Guide to Cataract Eye Surgery: Types, Costs, & More

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Cataract surgery is a medical procedure designed to restore clear vision by removing a clouded lens from the eye and replacing it with a synthetic one. A cataract forms when the eye’s natural lens becomes cloudy or opaque, leading to blurred or dim vision. When these visual impairments interfere with daily activities, cataract surgery may be recommended. As one of the most commonly performed surgical procedures in the U.S., cataract surgery boasts a 99% success rate, with over 3 million procedures conducted annually. This testament to its safety and efficacy makes it a leading choice for those seeking clearer vision.

Cataract Treatment Basics

While there is no “cure” for cataracts, vision can be improved by removing your eye’s natural lens and implanting an intraocular lens (IOL) in its place. This synthetic lens can help focus light in a way similar to your natural lens, allowing you to see much more clearly. Because your cloudy lens is removed and the new lens is synthetic, you also cannot develop cataracts again in that same eye.

There are no ways to “dissolve” cataracts at home, and any products claiming to do so are falsely advertised. This is true of both human cataracts and those in animals.

Types of Cataract Eye Surgery

There are two main types of cataract surgery: Phacoemulsification (small-incision cataract surgery and Extracapsular surgery. Here is a quick look at how the two compare:

Type of Cataract SurgeryDescriptionFrequency of Use
Phacoemulsification (small-incision cataract surgery)Performed by making a small incision into the eye.More Common
Extracapsular SurgeryInvolves making a more extended opening into the eye, can result in a more irregular healing patternReserved for unusually advanced cataracts
woman with cataract
About 6.1 million people with cataracts have their clouded lens removed with surgery. While this is one approach to treating cataracts, it is far from the only option. It is important to understand the symptoms of cataracts, so they can be diagnosed early. Then, different approaches can be taken to manage and remove them.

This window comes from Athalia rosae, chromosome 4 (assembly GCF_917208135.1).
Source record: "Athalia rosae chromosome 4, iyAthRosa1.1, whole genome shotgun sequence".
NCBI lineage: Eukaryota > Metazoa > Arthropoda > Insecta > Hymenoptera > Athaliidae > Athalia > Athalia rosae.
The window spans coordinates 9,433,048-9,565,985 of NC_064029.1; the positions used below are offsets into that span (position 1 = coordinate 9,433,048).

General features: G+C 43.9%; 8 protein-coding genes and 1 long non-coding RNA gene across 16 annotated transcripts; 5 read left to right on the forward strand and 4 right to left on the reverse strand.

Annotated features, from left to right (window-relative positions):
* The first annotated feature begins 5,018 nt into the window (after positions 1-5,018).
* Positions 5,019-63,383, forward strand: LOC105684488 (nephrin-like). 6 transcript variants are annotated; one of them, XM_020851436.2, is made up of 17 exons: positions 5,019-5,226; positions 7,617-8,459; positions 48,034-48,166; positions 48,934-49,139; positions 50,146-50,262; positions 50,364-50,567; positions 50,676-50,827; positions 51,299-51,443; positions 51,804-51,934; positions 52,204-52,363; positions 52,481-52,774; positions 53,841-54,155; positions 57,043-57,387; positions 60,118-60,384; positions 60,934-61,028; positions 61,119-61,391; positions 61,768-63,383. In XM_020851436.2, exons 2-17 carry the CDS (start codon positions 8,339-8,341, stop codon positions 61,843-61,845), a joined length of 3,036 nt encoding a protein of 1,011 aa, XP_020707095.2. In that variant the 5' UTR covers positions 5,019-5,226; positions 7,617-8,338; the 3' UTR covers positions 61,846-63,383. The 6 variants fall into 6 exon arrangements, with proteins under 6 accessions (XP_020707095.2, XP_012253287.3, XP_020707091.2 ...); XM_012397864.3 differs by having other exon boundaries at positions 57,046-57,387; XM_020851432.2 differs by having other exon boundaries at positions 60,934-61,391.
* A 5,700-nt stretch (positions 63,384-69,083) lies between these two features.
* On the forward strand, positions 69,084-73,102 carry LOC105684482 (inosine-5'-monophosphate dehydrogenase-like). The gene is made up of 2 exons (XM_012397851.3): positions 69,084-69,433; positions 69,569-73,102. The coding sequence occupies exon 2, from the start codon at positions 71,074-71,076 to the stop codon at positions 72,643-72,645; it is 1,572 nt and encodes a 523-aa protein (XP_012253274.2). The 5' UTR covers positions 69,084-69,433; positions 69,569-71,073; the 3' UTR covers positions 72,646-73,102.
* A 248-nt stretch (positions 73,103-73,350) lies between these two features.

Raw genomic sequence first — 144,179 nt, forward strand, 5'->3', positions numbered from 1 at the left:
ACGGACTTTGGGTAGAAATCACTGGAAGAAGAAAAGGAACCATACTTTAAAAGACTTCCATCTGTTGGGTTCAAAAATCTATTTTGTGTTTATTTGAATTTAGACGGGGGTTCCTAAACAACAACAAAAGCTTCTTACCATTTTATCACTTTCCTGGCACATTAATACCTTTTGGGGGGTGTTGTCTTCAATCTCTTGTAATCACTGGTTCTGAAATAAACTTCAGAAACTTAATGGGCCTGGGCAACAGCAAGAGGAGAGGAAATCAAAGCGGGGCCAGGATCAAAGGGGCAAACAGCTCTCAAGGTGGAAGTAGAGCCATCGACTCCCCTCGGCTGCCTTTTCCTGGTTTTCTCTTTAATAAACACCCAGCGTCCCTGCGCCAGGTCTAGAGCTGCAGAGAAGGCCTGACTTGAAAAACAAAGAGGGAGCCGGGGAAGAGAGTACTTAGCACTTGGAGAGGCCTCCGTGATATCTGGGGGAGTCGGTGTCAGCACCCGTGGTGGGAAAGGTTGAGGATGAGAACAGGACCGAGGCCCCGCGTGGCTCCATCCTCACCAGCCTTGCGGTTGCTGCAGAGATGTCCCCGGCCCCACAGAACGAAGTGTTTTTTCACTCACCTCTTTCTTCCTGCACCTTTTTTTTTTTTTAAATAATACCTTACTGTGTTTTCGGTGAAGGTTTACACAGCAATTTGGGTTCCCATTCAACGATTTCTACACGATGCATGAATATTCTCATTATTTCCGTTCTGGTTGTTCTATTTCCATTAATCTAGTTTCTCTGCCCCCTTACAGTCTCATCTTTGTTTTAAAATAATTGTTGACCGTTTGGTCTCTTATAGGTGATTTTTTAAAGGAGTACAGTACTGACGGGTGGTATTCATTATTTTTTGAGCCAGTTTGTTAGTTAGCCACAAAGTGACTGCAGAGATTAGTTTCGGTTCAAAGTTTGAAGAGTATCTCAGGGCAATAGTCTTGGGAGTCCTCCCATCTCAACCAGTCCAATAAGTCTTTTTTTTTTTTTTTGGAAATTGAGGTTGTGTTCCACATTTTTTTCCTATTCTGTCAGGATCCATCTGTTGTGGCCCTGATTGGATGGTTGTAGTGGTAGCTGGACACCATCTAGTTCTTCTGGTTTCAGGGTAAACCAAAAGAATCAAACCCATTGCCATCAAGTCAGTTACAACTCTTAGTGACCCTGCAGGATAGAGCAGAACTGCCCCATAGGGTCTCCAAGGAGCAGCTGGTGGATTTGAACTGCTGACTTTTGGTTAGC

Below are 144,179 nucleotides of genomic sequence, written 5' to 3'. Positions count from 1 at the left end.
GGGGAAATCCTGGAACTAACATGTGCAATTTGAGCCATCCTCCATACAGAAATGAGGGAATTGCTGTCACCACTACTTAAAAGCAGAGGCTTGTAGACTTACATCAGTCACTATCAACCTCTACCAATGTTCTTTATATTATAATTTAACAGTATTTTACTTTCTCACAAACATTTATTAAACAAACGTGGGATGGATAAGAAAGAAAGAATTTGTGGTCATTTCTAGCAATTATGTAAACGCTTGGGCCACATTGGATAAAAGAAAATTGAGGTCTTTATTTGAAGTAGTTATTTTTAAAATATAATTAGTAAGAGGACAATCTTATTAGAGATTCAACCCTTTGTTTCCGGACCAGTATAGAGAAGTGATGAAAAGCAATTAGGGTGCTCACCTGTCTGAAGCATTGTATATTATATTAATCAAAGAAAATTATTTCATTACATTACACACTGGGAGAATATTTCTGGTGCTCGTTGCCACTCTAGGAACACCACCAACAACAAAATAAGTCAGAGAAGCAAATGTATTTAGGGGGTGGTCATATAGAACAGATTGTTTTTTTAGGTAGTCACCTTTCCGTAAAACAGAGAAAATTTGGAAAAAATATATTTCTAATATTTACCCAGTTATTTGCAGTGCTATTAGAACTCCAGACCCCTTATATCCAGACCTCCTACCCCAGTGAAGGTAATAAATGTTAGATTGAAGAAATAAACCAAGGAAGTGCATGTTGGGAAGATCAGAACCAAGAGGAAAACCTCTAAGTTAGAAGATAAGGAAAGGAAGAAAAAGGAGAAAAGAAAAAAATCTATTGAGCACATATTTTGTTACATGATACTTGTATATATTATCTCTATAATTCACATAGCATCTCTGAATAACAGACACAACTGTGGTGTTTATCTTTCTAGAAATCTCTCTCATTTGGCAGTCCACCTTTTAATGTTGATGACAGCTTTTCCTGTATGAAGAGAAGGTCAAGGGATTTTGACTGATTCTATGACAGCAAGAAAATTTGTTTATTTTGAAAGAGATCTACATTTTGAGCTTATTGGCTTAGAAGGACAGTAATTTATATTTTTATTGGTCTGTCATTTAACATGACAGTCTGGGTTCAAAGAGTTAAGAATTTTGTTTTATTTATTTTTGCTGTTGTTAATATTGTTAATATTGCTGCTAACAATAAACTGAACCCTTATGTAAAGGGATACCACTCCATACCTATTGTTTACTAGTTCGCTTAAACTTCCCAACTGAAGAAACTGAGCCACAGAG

Who Is a Candidate for Cataract Surgery?

women engaging in post procedure talk

Cataracts are a progressive condition, usually worsening over time. In the early stages of cataracts, their effect on vision may be minimal or even nonexistent. At this point, a surgeon might determine that surgery is unnecessary.

Generally, it is best to wait for cataracts to affect your quality of life enough that other measures, like reading glasses and adjusting lighting conditions as necessary, cannot offset the symptoms caused by cataracts enough for you to live a comfortable life.

How to Prepare for Cataract Surgery

Preparing for cataract surgery is a fairly straightforward process, and most facilities will provide written pre-op instructions.

These are common preparation steps for cataract surgery:

  • Some facilities may require you to get cleared for surgery at least one week prior by your primary physician.
  • Arrange transportation to and from your surgery, as you cannot drive the day of your surgery.
  • Use medicated eye drops on a set schedule leading up to your surgery.
  • Avoid food and drink for at least 8 hours before the procedure.
  • Avoid makeup and similar cosmetic products around the eyes the day of your procedure.